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AOSC Seminar by Dr. Richard Clark, 10/14/2021

AOSC Seminar

Dr. Richard Clark


Millersville University

Title: Nocturnal Destabilization Associated with the Summertime Great Plains Low-Level Jet


The Great Plains low-level jet (LLJ) has long been associated with summertime nocturnal convection over the central Great Plains of the United States. Destabilization effects of the LLJ are examined using composite fields assembled from the North American Mesoscale Forecast System for June and July 2008–12. Of critical importance are the large isobaric temperature gradients that become established throughout the lowest 3 km of the atmosphere in response to the seasonal heating of the sloping Great Plains. Such temperature gradients provide thermal wind forcing throughout the lower atmosphere, resulting in the establishment of a background horizontal pressure gradient force at the level of the LLJ. The attendant background geostrophic wind is an essential ingredient for the development of a pronounced summertime LLJ. Inertial turning of the ageostrophic wind associated with LLJ provides a westerly wind component directed normal to the terrain-induced orientation of the isotherms. Hence, significant nocturnal low-level warm-air advection occurs, which promotes differential temperature advection within a vertical column of atmosphere between the level just above the LLJ and 500 hPa. Such differential temperature advection destabilizes the nighttime troposphere above the radiatively cooled near-surface layer on a recurring basis during warm weather months over much of the Great Plains and adjacent states to the east. This destabilization process reduces the convective inhibition of air parcels near the level of the LLJ and may be of significance in the development of elevated nocturnal convection. The 5 July 2015 case from the Plains Elevated Convection at Night field program is used to demonstrate this destabilization process.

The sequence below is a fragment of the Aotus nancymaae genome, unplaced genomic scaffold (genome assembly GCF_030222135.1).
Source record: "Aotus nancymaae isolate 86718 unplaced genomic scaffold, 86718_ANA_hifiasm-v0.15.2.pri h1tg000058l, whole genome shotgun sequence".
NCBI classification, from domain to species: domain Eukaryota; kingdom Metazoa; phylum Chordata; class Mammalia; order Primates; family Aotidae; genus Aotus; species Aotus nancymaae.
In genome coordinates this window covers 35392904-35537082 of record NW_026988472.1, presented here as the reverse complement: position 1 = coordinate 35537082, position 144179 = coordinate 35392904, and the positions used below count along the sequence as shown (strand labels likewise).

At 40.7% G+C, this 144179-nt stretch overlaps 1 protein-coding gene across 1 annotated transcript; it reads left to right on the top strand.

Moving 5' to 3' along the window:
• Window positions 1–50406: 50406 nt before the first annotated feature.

Richard D. Clark is the Chair of the Department of Earth Sciences and Professor of Meteorology at Millersville University. Rich is 2021 AMS President-Elect and Fellow and served as a member of AMS Council (2008-11) and currently serves on several AMS Committees. He served two terms as an at-large member of the UCAR Board of Trustees (2009-2015) and served on UCAR governance committees. His research interests span boundary layers, low-level jets, and air chemistry with a special emphasis on field observations and instrumentation using airborne and balloon-borne platforms. He recently completed a collaborative effort with NCAR and COMET to produce a 10-lesson interactive online course on atmospheric instrumentation and measurement. Rich is the program coordinator of two graduate programs: the M.S. in Integrated Scientific Applications, which is focused on creating business-ready scientists, and a Graduate Certificate Program in Space Weather and Environment: Science, Policy, and Communication. He is the recipient of the 2006 Unidata DeSouza Award and the 2008 AMS Teaching Excellence Award. Rich has a Ph.D. in atmospheric science from the University of Wyoming (’87).


Contact: Jonathan Poterjoy


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AOSC Seminar

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Seminar: 3:30-4:30pm, Zoom
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